Tip: when lining springform tins â€“ line the base of the tin with a square piece of baking paper, just hanging over the sides and then clamp the other part on top and cut away the excess paper.
Voila â€“ youâ€™ve got yourself a perfectly flat, no crease base lining.
10.Â Personal favourites
- When a recipe uses vanilla essence â€“ I will use vanilla extract instead â€“ itâ€™s got more punch, itâ€™s more natural and it will always give that lovely vanilla flavour to your cakes.
- Always sift flour, icing sugar and cocoa powder.
Several chefs have said sifting flour has become obsolete and it was only done back in the day to get rid of weevils.
But again, call me traditional, I will forever be sifting my flour, sometimes even thrice!
House wives, CWA women and nannaâ€™s have been doing this for centuries and we all know they are the best bakers, so Iâ€™m following the professionals!
- And lastly, laugh at failed attempts.
There is no point beating yourself up over a bad bake, thatâ€™s how you learn.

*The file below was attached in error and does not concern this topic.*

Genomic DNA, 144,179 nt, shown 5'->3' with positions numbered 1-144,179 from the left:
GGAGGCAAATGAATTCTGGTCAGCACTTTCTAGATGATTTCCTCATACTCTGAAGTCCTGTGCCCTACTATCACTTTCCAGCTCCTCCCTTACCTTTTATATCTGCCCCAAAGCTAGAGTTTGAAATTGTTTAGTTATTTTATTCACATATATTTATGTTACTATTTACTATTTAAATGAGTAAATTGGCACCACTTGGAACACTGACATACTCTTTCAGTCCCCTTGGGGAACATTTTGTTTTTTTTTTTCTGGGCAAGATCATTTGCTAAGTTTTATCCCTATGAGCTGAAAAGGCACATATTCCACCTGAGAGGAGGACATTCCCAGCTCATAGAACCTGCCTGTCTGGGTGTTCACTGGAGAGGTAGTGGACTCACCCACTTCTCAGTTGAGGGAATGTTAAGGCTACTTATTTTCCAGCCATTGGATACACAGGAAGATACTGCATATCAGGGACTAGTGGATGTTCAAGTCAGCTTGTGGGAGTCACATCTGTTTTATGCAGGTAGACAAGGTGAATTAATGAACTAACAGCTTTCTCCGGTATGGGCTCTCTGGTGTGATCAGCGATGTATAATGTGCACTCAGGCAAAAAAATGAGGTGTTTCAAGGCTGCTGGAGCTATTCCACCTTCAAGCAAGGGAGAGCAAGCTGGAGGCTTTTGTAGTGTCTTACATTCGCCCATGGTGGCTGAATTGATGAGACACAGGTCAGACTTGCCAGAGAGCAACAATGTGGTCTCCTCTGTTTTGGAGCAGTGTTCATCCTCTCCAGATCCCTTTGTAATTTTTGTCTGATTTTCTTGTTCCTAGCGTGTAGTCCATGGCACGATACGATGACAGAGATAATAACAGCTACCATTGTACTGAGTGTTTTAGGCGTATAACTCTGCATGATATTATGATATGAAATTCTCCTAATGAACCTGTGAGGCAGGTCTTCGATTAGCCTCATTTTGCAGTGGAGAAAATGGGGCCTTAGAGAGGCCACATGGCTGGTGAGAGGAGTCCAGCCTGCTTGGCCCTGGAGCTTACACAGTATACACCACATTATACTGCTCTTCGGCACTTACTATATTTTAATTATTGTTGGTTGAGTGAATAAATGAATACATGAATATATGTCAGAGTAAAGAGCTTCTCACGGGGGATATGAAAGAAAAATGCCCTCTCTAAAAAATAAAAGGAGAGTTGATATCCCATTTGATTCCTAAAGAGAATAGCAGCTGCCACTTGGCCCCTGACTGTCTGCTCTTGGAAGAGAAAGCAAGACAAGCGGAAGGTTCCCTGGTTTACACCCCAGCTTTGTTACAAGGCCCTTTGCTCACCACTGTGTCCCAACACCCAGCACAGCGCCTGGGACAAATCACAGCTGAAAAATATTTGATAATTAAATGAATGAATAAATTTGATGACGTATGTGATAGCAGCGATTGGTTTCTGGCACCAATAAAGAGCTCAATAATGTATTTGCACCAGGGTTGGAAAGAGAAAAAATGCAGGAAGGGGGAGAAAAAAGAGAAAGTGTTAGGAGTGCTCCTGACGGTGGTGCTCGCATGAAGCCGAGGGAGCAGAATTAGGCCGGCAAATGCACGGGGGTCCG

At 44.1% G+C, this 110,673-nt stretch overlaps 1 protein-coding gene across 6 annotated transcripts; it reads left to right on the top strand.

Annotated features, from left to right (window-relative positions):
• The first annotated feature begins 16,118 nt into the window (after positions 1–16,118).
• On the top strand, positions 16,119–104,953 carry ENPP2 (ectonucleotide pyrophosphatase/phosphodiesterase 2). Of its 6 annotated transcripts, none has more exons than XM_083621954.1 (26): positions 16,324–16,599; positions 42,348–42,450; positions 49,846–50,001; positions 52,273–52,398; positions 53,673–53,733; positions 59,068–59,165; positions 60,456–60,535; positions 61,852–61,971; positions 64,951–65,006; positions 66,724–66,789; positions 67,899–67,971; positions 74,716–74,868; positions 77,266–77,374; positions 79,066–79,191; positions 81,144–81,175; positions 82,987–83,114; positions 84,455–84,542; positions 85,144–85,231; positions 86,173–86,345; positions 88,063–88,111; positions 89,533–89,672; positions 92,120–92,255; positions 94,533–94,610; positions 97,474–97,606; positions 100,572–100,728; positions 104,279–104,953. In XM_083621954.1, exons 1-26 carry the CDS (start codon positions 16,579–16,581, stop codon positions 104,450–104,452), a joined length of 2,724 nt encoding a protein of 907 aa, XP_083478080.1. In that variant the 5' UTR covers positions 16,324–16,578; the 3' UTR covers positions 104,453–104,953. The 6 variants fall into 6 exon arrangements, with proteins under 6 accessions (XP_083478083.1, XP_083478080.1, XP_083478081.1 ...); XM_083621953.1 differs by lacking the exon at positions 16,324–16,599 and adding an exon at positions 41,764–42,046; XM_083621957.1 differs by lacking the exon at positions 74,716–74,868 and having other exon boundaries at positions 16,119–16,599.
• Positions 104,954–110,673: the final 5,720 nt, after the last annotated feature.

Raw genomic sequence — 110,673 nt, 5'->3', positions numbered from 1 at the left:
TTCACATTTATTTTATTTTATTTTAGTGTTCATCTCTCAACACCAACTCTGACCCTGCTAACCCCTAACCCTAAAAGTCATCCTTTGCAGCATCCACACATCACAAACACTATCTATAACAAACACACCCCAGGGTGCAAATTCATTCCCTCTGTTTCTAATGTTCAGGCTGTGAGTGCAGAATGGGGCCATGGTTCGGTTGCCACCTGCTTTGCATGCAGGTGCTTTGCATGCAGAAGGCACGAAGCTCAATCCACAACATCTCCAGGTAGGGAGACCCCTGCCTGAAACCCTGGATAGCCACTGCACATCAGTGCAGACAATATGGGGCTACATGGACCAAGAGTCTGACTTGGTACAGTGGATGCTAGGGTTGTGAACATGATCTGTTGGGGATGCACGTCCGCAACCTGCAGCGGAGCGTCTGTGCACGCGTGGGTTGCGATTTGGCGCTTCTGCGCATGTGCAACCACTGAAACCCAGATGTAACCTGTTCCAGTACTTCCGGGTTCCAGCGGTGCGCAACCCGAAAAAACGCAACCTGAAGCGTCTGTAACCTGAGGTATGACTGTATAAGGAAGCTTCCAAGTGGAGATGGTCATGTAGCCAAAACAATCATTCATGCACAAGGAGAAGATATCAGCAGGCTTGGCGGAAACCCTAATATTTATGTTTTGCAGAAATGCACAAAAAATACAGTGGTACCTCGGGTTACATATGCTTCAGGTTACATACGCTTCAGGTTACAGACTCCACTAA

And in most cases a bad cake is still very much edible and sugar goodness is indeed mandatory for a happy day.
Baking 101 complete!
Iâ€™ve included this photo of an orange checkerboard cake as a prime example that baking is for everyone.
It looks mighty impressive and the stuff of culinary skills and years of perfecting but it really isnâ€™t.
The cakes itself need very little thought â€“ itâ€™s basic, no crazy ingredients, no gadgets, no precise outrageous steps like once your mixture reaches 68 degrees exactly add the tempered chocolate.
Itâ€™s easy, just break the recipe down and you should be sitting pretty.
Just like itâ€™s not always â€˜iâ€™ before â€˜eâ€™, it wonâ€™t always be room temperature butter or fresh eggs.
So give it a go, there might just be a hidden baker inside just waiting to shine.